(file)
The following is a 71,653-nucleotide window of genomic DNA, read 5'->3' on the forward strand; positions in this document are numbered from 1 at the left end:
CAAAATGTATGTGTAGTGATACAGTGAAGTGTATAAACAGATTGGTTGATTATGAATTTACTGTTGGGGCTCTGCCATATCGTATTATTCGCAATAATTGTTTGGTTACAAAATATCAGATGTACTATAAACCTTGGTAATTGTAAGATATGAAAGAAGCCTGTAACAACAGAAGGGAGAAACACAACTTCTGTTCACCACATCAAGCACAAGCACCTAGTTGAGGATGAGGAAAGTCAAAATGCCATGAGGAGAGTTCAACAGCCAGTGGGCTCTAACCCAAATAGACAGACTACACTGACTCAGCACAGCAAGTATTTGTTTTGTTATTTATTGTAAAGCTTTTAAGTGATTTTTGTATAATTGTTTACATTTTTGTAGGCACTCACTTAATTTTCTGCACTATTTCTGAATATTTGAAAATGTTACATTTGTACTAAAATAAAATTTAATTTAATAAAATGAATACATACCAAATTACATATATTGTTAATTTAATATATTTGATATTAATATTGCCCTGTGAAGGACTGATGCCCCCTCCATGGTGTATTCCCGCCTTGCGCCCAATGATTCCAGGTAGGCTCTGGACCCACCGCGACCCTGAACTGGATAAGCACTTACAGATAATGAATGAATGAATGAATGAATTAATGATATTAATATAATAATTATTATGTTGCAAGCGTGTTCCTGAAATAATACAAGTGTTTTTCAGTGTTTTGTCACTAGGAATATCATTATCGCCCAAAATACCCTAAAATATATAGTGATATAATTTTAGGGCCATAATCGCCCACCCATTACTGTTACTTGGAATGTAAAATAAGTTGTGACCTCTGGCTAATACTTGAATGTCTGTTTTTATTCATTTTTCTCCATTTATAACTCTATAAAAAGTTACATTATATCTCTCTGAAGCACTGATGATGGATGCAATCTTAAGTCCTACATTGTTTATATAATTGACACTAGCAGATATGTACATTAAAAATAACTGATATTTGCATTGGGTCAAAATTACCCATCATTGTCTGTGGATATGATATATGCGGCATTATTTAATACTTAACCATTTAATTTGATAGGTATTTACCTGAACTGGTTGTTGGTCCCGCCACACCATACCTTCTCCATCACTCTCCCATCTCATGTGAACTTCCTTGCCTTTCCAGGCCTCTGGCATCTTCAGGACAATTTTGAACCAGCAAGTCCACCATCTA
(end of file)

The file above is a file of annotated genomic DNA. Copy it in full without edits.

The following is a 71,653-nucleotide window of genomic DNA, read 5'->3' on the forward strand; positions in this document are numbered from 1 at the left end:
CAAAATGTATGTGTAGTGATACAGTGAAGTGTATAAACAGATTGGTTGATTATGAATTTACTGTTGGGGCTCTGCCATATCGTATTATTCGCAATAATTGTTTGGTTACAAAATATCAGATGTACTATAAACCTTGGTAATTGTAAGATATGAAAGAAGCCTGTAACAACAGAAGGGAGAAACACAACTTCTGTTCACCACATCAAGCACAAGCACCTAGTTGAGGATGAGGAAAGTCAAAATGCCATGAGGAGAGTTCAACAGCCAGTGGGCTCTAACCCAAATAGACAGACTACACTGACTCAGCACAGCAAGTATTTGTTTTGTTATTTATTGTAAAGCTTTTAAGTGATTTTTGTATAATTGTTTACATTTTTGTAGGCACTCACTTAATTTTCTGCACTATTTCTGAATATTTGAAAATGTTACATTTGTACTAAAATAAAATTTAATTTAATAAAATGAATACATACCAAATTACATATATTGTTAATTTAATATATTTGATATTAATATTGCCCTGTGAAGGACTGATGCCCCCTCCATGGTGTATTCCCGCCTTGCGCCCAATGATTCCAGGTAGGCTCTGGACCCACCGCGACCCTGAACTGGATAAGCACTTACAGATAATGAATGAATGAATGAATGAATTAATGATATTAATATAATAATTATTATGTTGCAAGCGTGTTCCTGAAATAATACAAGTGTTTTTCAGTGTTTTGTCACTAGGAATATCATTATCGCCCAAAATACCCTAAAATATATAGTGATATAATTTTAGGGCCATAATCGCCCACCCATTACTGTTACTTGGAATGTAAAATAAGTTGTGACCTCTGGCTAATACTTGAATGTCTGTTTTTATTCATTTTTCTCCATTTATAACTCTATAAAAAGTTACATTATATCTCTCTGAAGCACTGATGATGGATGCAATCTTAAGTCCTACATTGTTTATATAATTGACACTAGCAGATATGTACATTAAAAATAACTGATATTTGCATTGGGTCAAAATTACCCATCATTGTCTGTGGATATGATATATGCGGCATTATTTAATACTTAACCATTTAATTTGATAGGTATTTACCTGAACTGGTTGTTGGTCCCGCCACACCATACCTTCTCCATCACTCTCCCATCTCATGTGAACTTCCTTGCCTTTCCAGGCCTCTGGCATCTTCAGGACAATTTTGAACCAGCAAGTCCACCATCTA